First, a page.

Half Marathon to Marathon Training

Photo By: through my eyes only

Congratulations, you ran all 13.1 miles of your half marathon! Awesome achievement and something you will never forget. Of course, now you are looking for even more of a challenge aren’t you? You are looking to move on from a half marathon to a marathon and need the proper training tips to make it happen. Half marathon to marathon training is essentially the same but there are a few things you need to consider before jumping into the full marathon.

Longer Distance, More Training Time

You have trained to run for 13.1 miles, which is great! However, just because you ran a half marathon doesn’t mean you can jump in and start running a marathon in a matter of weeks. For example, let’s say you ran a 10 week half marathon training schedule and are looking to now run a marathon. A typical full marathon training schedule is about 16 weeks, so you may have the feeling that you can run an additional 6 weeks and be ready for the next marathon.

This may not be your best move.

After running your half marathon, your body is feeling it after completing such a stressful, physical task. It may need  some rest to get back to normal which could mean days or even a week or so of shorter runs to recuperate.

If it is your first marathon, try running the complete 16 week training schedule, even if the first weeks seem easier. This will give you a good foundation and help keep you injury free.

Pacing Your New Distance

For some, running any distance that is longer than 5 miles is consider a “long run”. In your mind, you may think that all “long runs” deserve the same type of pace – slow.

In reality, if your half-marathon pace was slow, your marathon pace should be slower.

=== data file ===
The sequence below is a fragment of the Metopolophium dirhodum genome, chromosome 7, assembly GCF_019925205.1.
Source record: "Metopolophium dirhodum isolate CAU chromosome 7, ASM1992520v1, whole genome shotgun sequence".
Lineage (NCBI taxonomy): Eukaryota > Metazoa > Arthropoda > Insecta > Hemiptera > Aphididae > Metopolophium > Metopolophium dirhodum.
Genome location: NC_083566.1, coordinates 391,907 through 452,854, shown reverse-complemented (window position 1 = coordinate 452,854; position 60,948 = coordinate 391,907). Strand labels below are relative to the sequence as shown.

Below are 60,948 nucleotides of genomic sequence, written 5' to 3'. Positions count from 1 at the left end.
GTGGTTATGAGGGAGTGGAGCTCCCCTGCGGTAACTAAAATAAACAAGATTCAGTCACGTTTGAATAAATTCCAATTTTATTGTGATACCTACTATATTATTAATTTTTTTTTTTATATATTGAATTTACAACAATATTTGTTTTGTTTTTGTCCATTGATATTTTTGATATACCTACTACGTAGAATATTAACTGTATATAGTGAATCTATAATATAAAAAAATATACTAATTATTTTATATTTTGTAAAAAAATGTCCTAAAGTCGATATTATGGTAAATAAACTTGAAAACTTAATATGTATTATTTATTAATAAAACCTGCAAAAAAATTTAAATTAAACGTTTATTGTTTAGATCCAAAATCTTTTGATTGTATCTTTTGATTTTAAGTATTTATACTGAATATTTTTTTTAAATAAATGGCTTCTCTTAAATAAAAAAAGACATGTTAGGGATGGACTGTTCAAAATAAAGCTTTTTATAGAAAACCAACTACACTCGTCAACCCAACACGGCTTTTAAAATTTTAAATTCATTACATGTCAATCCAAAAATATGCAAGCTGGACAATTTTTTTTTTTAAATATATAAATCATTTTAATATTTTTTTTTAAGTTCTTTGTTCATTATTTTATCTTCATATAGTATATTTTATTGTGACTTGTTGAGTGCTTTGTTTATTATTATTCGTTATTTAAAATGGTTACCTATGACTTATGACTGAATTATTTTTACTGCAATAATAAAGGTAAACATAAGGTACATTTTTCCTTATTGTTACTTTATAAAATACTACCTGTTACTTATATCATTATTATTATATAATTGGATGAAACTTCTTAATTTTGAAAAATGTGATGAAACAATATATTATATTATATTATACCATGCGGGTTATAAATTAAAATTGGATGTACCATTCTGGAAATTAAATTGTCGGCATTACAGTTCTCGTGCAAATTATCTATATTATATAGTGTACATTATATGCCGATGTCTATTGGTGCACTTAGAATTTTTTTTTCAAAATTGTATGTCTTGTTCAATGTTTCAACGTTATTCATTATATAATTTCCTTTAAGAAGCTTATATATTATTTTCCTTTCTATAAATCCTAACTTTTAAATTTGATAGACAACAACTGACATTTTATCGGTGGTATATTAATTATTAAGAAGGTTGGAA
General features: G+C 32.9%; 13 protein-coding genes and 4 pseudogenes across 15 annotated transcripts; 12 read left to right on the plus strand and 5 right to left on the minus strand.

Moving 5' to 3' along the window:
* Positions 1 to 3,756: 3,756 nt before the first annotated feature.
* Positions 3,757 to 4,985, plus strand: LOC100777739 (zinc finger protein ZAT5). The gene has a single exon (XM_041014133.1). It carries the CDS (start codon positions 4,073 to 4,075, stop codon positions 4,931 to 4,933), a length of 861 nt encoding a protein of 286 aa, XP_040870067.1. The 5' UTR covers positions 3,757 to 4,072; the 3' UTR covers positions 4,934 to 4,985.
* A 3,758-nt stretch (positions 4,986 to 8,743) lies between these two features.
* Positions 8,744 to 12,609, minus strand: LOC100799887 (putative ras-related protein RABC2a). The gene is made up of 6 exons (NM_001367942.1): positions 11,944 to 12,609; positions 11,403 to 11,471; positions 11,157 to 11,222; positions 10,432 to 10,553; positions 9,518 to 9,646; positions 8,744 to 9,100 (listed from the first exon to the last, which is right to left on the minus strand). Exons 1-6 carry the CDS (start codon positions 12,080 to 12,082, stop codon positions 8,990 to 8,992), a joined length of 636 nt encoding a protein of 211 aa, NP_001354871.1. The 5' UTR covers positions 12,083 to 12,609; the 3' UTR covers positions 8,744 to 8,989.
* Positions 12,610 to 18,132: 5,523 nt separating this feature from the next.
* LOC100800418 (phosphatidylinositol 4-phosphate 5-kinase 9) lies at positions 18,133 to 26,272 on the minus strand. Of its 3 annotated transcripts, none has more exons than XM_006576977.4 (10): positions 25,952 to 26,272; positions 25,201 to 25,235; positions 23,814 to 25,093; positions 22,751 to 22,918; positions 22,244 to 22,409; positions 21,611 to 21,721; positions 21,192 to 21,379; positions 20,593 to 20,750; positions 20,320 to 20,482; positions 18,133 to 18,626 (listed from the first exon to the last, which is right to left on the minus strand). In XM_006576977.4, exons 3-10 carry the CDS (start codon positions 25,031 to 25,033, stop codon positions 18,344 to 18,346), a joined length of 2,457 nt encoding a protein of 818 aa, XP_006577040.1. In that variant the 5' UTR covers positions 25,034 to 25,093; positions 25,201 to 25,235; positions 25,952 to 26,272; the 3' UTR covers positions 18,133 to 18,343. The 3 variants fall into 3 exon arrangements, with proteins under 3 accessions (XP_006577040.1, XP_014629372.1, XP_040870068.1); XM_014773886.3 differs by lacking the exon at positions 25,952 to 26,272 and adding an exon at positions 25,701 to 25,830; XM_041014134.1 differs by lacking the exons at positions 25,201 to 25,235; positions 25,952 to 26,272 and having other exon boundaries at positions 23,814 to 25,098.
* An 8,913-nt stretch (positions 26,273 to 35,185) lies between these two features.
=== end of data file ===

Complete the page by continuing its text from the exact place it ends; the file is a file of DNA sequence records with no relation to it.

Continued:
Seems like common sense for many, however there are some individual out there who may run a 2:30 half marathon and then automatically think they can run at 5:00 marathon. This is not the case as you are more than likely going to run slower to conserve energy to finish the longer distrance. Know your limits, know your pace, and train toward realistic goals.

More Training, More Mileage, More Possible Injuries

It would be great to say that after running a half marathon, having a nice base of mileage under your belt, that you would be less likely to be injured in your training for a marathon. Unfortunately, with more mileage and more training, there is still a chance for injury.

However, this doesn’t have to mean you will be injured. By paying attention to your body cues, running properly, and making sure that you don’t increase your mileage too quickly you can help prevent injuries from showing up due to too much stress on your body.

Have you recently ran a marathon? Having an tips for individuals who just ran a half marathon?

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